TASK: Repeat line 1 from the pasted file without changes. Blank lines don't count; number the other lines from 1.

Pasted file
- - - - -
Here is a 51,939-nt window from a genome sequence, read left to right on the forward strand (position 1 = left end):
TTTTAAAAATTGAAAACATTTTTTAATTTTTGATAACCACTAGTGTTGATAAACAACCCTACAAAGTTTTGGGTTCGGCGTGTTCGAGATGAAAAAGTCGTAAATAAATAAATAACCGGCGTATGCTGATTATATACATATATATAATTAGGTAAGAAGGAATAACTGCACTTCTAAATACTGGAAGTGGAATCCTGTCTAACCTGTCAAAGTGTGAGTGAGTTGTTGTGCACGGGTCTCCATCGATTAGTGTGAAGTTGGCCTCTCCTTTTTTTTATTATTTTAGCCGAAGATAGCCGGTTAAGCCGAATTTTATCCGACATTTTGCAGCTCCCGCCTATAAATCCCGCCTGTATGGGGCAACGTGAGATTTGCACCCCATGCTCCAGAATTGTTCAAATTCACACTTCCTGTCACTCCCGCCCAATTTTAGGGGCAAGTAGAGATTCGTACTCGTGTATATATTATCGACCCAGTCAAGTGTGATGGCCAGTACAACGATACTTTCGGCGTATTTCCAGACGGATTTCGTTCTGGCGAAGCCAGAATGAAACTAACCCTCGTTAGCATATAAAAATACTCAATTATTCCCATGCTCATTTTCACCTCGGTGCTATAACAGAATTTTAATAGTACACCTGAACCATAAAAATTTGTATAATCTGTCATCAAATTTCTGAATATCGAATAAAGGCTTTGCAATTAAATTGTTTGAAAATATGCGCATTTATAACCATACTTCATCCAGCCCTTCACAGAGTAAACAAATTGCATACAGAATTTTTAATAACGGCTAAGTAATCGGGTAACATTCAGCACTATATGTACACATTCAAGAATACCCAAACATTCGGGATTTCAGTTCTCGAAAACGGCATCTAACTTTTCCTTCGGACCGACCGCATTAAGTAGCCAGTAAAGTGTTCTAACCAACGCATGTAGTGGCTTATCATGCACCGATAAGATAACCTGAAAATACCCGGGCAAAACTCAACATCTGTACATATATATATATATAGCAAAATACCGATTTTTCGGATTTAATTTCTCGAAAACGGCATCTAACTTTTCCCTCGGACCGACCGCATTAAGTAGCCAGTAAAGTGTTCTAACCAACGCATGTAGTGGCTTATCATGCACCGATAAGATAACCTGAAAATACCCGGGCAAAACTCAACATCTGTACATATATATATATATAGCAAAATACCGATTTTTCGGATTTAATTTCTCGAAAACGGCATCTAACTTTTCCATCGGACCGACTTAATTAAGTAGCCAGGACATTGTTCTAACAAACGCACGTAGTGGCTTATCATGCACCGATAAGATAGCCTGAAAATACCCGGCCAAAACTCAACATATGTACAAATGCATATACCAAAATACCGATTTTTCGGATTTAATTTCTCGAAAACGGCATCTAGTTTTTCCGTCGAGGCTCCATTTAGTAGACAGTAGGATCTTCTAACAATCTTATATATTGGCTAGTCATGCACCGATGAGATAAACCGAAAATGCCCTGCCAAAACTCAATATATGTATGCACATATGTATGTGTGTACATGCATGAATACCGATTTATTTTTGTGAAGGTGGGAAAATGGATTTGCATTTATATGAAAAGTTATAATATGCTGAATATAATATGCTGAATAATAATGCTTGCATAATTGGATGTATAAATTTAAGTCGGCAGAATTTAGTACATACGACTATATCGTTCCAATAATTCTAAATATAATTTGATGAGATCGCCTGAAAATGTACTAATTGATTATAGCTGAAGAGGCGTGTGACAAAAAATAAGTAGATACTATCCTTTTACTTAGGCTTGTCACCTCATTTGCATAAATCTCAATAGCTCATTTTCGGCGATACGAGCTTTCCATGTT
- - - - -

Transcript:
Here is a 51,939-nt window from a genome sequence, read left to right on the forward strand (position 1 = left end):